Oman Sultan to Give Parliament Lawmaking Powers

Faced With Growing Protests, Sultan Moves Away From Absolute Monarchy

The protests in Oman reached a new level of intensity this weekend, when protesters set a government building on fire in Ibri and municipal workers in Muscat announced a general strike. The moves, it seems, are having an impact.

In the face of the growing unrest, Sultan Qaboos bin Sa’id, the absolute monarch of the nation, announced that he will for the first time ever grant the power to make laws and regulations to the two houses of parliament, which previously held only an “advisory” role.

The move is hugely symbolic, but also probably short of the reforms envisioned by the protesters, as the upper house of parliament remains entirely appointed by the sultan, and there was no indication as to whether the sultan would retain veto power.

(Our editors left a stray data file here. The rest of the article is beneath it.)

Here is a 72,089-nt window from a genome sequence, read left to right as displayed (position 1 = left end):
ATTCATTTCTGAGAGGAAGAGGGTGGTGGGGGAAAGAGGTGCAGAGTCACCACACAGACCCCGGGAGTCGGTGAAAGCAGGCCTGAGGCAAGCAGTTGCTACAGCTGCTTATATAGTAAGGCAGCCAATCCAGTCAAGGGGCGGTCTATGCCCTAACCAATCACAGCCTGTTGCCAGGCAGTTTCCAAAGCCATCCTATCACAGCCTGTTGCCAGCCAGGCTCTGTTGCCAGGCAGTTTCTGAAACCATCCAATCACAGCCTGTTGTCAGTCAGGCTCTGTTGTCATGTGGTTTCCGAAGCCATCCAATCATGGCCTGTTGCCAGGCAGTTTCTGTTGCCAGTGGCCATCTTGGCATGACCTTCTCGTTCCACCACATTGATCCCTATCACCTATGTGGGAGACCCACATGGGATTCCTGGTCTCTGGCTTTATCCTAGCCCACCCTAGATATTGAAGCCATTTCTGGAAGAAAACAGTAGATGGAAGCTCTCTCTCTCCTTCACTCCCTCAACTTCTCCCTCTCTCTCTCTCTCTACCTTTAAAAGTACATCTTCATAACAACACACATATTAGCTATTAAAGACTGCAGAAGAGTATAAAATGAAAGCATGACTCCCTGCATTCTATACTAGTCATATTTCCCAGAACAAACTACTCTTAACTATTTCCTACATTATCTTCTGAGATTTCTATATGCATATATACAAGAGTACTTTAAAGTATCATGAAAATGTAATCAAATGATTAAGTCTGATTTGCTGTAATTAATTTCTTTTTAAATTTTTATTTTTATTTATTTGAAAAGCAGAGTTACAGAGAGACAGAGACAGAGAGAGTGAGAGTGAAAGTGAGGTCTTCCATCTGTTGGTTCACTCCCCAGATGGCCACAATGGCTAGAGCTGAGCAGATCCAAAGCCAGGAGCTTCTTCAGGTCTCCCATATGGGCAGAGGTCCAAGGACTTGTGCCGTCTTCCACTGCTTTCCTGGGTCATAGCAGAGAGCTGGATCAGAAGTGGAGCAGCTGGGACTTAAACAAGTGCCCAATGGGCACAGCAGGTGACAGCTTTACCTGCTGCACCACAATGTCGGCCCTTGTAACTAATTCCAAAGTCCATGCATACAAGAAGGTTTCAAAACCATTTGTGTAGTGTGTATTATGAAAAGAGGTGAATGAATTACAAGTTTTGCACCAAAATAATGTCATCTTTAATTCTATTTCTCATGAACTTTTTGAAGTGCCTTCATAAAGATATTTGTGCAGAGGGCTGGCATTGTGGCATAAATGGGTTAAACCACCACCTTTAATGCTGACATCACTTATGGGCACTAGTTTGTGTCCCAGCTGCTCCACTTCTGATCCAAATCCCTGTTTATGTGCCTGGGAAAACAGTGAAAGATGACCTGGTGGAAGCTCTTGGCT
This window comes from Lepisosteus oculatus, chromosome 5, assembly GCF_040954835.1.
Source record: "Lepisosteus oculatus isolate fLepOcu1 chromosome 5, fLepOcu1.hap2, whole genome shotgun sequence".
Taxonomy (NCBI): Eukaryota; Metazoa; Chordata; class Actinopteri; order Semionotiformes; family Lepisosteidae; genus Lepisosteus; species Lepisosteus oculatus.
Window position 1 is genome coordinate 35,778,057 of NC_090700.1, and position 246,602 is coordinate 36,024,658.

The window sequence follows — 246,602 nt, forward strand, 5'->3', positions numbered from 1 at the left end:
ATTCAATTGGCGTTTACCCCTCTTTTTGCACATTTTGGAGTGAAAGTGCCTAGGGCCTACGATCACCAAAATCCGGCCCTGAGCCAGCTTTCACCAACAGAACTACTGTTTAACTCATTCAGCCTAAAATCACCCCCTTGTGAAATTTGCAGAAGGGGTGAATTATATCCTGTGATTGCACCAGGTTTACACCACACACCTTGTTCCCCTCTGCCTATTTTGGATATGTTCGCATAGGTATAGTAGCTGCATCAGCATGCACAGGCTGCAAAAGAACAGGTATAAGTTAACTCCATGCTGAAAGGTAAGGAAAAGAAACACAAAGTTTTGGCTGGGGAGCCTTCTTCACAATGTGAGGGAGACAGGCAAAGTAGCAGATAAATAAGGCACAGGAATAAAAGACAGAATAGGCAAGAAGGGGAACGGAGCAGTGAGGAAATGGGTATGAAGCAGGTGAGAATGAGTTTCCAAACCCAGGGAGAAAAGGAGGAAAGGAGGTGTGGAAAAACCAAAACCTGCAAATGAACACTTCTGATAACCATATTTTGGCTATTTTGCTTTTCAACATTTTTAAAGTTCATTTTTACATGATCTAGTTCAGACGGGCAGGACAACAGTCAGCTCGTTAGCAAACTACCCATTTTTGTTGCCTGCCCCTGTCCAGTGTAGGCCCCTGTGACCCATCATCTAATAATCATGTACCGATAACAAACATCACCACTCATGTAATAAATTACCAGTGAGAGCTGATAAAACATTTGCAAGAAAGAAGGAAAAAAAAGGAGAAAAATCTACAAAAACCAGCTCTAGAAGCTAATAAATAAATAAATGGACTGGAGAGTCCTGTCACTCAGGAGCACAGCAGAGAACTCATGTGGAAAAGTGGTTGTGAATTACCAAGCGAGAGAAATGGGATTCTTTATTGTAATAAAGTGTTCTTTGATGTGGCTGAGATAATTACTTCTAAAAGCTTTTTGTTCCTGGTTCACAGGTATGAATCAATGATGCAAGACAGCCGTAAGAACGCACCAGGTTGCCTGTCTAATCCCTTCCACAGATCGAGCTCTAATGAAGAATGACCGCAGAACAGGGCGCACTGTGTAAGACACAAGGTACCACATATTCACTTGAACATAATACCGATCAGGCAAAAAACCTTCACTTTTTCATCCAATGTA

Protesters insisted that they would continue to march in the streets until they were assured that the Shura Council, the house of parliament that is actually elected, is given real power in the running of the government. This may be a long way from realized, but the protesters have at least some progress toward that end.

Author: Jason Ditz

Jason Ditz is Senior Editor for He has 20 years of experience in foreign policy research and his work has appeared in The American Conservative, Responsible Statecraft, Forbes, Toronto Star, Minneapolis Star-Tribune, Providence Journal, Washington Times, and the Detroit Free Press.